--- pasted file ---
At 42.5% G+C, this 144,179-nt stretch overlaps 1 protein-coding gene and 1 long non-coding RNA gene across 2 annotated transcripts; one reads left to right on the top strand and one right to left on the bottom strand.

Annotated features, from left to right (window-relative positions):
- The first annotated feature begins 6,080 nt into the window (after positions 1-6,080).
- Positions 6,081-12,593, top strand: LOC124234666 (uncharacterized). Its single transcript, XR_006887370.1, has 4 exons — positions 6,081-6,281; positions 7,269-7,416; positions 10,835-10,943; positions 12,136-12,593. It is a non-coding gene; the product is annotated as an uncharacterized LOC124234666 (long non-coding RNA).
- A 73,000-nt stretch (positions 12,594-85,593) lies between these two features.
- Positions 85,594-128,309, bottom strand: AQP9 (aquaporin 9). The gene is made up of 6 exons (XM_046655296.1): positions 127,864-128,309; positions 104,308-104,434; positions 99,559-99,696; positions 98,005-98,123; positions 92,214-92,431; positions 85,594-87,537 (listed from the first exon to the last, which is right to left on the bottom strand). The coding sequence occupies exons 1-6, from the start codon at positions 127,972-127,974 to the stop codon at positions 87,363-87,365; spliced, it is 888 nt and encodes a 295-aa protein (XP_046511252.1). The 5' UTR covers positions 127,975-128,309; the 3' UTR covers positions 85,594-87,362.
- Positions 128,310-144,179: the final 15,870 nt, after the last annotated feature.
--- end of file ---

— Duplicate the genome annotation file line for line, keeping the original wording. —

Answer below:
At 42.5% G+C, this 144,179-nt stretch overlaps 1 protein-coding gene and 1 long non-coding RNA gene across 2 annotated transcripts; one reads left to right on the top strand and one right to left on the bottom strand.

Annotated features, from left to right (window-relative positions):
- The first annotated feature begins 6,080 nt into the window (after positions 1-6,080).
- Positions 6,081-12,593, top strand: LOC124234666 (uncharacterized). Its single transcript, XR_006887370.1, has 4 exons — positions 6,081-6,281; positions 7,269-7,416; positions 10,835-10,943; positions 12,136-12,593. It is a non-coding gene; the product is annotated as an uncharacterized LOC124234666 (long non-coding RNA).
- A 73,000-nt stretch (positions 12,594-85,593) lies between these two features.
- Positions 85,594-128,309, bottom strand: AQP9 (aquaporin 9). The gene is made up of 6 exons (XM_046655296.1): positions 127,864-128,309; positions 104,308-104,434; positions 99,559-99,696; positions 98,005-98,123; positions 92,214-92,431; positions 85,594-87,537 (listed from the first exon to the last, which is right to left on the bottom strand). The coding sequence occupies exons 1-6, from the start codon at positions 127,972-127,974 to the stop codon at positions 87,363-87,365; spliced, it is 888 nt and encodes a 295-aa protein (XP_046511252.1). The 5' UTR covers positions 127,975-128,309; the 3' UTR covers positions 85,594-87,362.
- Positions 128,310-144,179: the final 15,870 nt, after the last annotated feature.